This National Eye Health Week (21-27 September) a national charity is urging eye health professionals to help improve the pathways to vital support for people newly diagnosed with sight loss after 61% of the charity’s beneficiaries said they wished their eye health professional had told them about the life-changing support available.
In a recent survey, Blind Veterans UK’s Veterans and Carers Survey, Blind Veterans UK also found that the majority (84%) of its beneficiaries said they were most likely to consult with the eye clinic at their local hospital about their sight loss, although almost a quarter of respondents struggled with severe sight loss for six years or more before finding out about the support available to them.
In response to the findings, Blind Veterans UK has launched a campaign during National Eye Health Week this week urging eye health professionals to ask patients if they served in the military, and if so, refer them to the charity for support. The charity will be contacting ophthalmologists at eye clinics across the UK this week, raising awareness of the support available. The charity is also advertising its services on pharmacy bags and in eye health publications.
Sarah-Lucie Watson, consultant ophthalmologist and trustee of Blind Veterans UK, said: “The results of the Blind Veterans UK’s Veterans and Carers Survey show just how vital it is for people to be signposted to support organisations, like Blind Veterans UK, at the point of diagnosis.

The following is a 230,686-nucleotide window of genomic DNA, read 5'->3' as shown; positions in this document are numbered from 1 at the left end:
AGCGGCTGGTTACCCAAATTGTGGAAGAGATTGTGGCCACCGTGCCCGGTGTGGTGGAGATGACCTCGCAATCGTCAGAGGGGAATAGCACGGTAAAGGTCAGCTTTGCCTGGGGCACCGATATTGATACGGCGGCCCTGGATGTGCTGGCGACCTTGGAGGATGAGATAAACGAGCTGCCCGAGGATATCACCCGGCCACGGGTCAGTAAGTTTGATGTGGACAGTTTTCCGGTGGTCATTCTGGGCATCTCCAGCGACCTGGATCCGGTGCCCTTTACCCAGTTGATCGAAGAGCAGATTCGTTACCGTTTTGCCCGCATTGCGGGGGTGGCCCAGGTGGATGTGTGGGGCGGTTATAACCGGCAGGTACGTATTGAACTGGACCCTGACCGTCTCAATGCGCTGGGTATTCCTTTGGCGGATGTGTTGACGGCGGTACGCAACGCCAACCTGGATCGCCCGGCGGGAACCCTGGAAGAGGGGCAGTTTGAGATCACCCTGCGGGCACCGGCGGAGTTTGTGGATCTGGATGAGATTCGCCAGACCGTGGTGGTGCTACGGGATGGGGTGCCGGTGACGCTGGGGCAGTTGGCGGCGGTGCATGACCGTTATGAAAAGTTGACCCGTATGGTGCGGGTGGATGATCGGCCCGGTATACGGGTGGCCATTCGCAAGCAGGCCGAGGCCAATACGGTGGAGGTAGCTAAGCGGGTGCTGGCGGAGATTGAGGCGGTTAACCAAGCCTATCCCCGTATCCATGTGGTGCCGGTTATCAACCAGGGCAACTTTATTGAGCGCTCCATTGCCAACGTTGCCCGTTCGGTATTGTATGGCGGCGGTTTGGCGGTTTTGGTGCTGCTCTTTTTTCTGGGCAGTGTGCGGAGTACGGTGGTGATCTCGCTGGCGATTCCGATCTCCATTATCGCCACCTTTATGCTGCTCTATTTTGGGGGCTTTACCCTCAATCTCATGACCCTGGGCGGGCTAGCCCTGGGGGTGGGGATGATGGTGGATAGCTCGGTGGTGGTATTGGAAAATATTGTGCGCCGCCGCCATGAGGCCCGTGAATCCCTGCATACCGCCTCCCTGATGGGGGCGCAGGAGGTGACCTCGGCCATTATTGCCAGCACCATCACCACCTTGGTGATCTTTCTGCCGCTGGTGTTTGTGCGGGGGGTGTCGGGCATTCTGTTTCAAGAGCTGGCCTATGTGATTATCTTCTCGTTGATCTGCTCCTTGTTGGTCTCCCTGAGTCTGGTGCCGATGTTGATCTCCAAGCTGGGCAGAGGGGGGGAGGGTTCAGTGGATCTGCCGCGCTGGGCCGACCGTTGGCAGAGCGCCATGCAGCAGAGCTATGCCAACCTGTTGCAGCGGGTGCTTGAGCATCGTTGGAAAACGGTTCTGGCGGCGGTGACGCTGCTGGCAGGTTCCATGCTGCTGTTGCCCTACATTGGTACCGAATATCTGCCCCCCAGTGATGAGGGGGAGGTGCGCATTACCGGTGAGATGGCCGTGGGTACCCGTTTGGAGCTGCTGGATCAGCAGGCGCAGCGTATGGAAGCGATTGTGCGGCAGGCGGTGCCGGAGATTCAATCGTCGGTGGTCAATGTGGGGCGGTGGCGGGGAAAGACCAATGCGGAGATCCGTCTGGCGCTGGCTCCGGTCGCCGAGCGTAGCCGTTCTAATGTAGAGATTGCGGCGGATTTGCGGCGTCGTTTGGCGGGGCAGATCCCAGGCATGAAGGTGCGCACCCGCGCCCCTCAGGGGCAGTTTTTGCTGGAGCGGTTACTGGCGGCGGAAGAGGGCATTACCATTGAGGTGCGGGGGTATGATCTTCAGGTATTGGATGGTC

“Currently, Blind Veterans UK supports 4,000 blind and vision impaired ex-Service men and women, although it is estimated that there are tens of thousands veterans who could be eligible, yet they don’t know about the support available to them. We are urging eye health professionals to make sure their patients know about further support available, so that they do not have to battle blindness alone.”
Blind Veterans UK supports all ex-Service personnel with severe sight loss, including those who did National Service, regardless of when they served or how they lost their sight. It could be due to an incident while on active service or simply the result of an accident, illness, eye disease or ageing.
The charity has a UK-wide network of welfare officers and three centres in Llandudno, Brighton and Sheffield, providing rehabilitation and training. It also provides emotional support, equipment to make life easier and social activities, as well as opportunities to learn new skills, such as IT, and to try new hobbies from fishing to photography.
John Cantwell, 67 and from Banbury, has been receiving support from Blind Veterans UK since 2010 after a worker at his hospital eye clinic referred him to the charity. He said: “I’m very, very glad I got in touch with Blind Veterans UK, the back-up and support is just marvellous. I’d encourage any veteran with sight loss to call them, it really is as good as it seems.”
If you are, of know of, a blind or vision impaired ex-Service man or woman, request free, lifelong support by calling 0800 389 7979 or visit www.noonealone.org.uk.